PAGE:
The shorter dynamic traction element 21 is similar in structure to, but shorter than, element 20, and like reference numerals are used in the drawings to designate the similar parts of these elements. The difference in length between elements 20 and 21 is effected primarily in the middle section thereof which is preferably between twenty and forty eighty percent shorter than the length of the middle section of element 20. In one exemplary embodiment, not to be construed as limiting on the scope of the invention, the distal end of the longer dynamic traction element 20 extends approximately 0.16 inch below the bottom surface 13 of hub 10; the distal end of the shorter element 21 extends approximately 0.125 inch below the bottom surface 13. The effect of the different lengths of dynamic traction elements is to provide a cascade-like increase in traction as the wearer of the cleat steps down and place the elements under load. More particularly, elements 20 make initial contact with the turf and provide traction in the manner described. As that traction begins to take effect, the shorter traction elements 21 begin to flex and supply traction that is additive to the traction provided by elements 20.

Static traction element 30 is configured with a relatively broad bottom surface 32 with one or more small studs or barb-like projections 33 extending downwardly for engaging the ground to enhance static traction. The outwardly facing surface of element 30 is recessed inwardly in the form of a V-shaped notch 34 defined by two inwardly converging facets to enhance lateral traction as the cleat moves horizontally through grass by directing grass blades into nadir of the notch. The second static element 31 is configured with a radially narrow (i.e., small surface area) bottom surface or edge 35 for engaging the ground to enhance static traction. This element configuration has a smooth outwardly facing surface 36. In the preferred embodiment the plane defined by the distal ends of the studs 33 in static elements 30 is co-planer with the relatively narrow bottom edges 35 of the elements 31. The two planes defining the distal tips 22 of the dynamic elements 20, 21, respectively, when these elements are unflexed, are disposed below (i.e. further from the cleat hub 10) than the common plane of the distal ends of the static elements 30, 31. In the example noted above where the distal tip of dynamic traction element 20 is disposed 0.16 inch from surface 13, the common distal plane is disposed approximately 0.10 inch from surface 13.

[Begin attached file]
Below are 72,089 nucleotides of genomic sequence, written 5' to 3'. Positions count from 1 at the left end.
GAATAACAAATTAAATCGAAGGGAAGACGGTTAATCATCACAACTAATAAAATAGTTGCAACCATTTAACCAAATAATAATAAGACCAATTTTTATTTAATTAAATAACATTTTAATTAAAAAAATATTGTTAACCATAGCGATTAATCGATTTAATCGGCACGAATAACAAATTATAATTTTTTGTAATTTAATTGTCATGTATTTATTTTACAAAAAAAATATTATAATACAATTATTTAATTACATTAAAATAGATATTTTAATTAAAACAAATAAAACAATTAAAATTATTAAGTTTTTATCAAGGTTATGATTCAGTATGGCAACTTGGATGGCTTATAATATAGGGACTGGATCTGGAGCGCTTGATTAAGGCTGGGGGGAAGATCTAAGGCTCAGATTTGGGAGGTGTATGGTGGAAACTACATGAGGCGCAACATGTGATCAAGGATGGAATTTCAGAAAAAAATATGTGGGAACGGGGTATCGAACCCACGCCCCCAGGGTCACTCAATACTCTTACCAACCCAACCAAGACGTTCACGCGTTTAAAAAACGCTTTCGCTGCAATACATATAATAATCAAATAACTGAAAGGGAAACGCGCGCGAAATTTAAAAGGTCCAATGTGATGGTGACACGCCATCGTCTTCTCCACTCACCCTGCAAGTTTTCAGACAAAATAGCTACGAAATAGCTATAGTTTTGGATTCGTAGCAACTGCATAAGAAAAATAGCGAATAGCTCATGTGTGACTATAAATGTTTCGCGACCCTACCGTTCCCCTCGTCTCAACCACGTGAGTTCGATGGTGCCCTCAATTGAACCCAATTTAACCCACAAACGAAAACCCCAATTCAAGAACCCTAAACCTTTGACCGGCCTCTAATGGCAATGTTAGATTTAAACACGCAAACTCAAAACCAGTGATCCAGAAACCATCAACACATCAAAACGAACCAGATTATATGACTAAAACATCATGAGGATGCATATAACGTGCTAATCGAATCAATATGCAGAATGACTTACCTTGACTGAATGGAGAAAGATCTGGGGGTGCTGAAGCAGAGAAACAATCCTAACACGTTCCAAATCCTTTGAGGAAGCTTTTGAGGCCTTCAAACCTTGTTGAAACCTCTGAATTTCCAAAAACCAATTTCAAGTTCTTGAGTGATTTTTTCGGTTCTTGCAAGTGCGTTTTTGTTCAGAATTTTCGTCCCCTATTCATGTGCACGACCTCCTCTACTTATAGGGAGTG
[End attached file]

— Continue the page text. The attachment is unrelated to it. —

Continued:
The lateral spacing between the each dynamic traction element 20, 21 and its adjacent static element 30, 31 near hub 10 is sufficiently small to permit several grass blades to fit therebetween and be trapped as the dynamic elements flex under load. The result is a “shearing” or friction effect in which the several grass blades disposed between the two elements are frictionally grabbed to provide additional lateral traction. The spacing between the elements required to provide this function is typically on the order of one to two millimeters or less. This shearing effect is enhanced when, as in the preferred embodiment, the dynamic and static traction elements are made of different polymer materials, particularly materials that do not readily bond to one another.

Extending upwardly from the top surface 11 of hub 10 is a threaded shaft 12 adapted to be received in and engaged by a threaded receptacle mounted in a shoe. A plurality of angularly spaced locking posts 14 also extend upwardly from surface 11 and are adapted to be engaged and locking relation by projections disposed in the aforesaid receptacle to prevent the cleat from inadvertently rotating and becoming disengaged from the receptacle. This connection and locking arrangement is described and illustrated in U.S. Pat. No. 7,107,718, the entire disclosure of which is incorporated herein by reference. It is to be noted that there are numerous types of connection and locking arrangements used for cleats of the general type disclosed herein, and that the particular arrangement shown in the accompanying drawings is by way of example and not, per se, part of the present invention.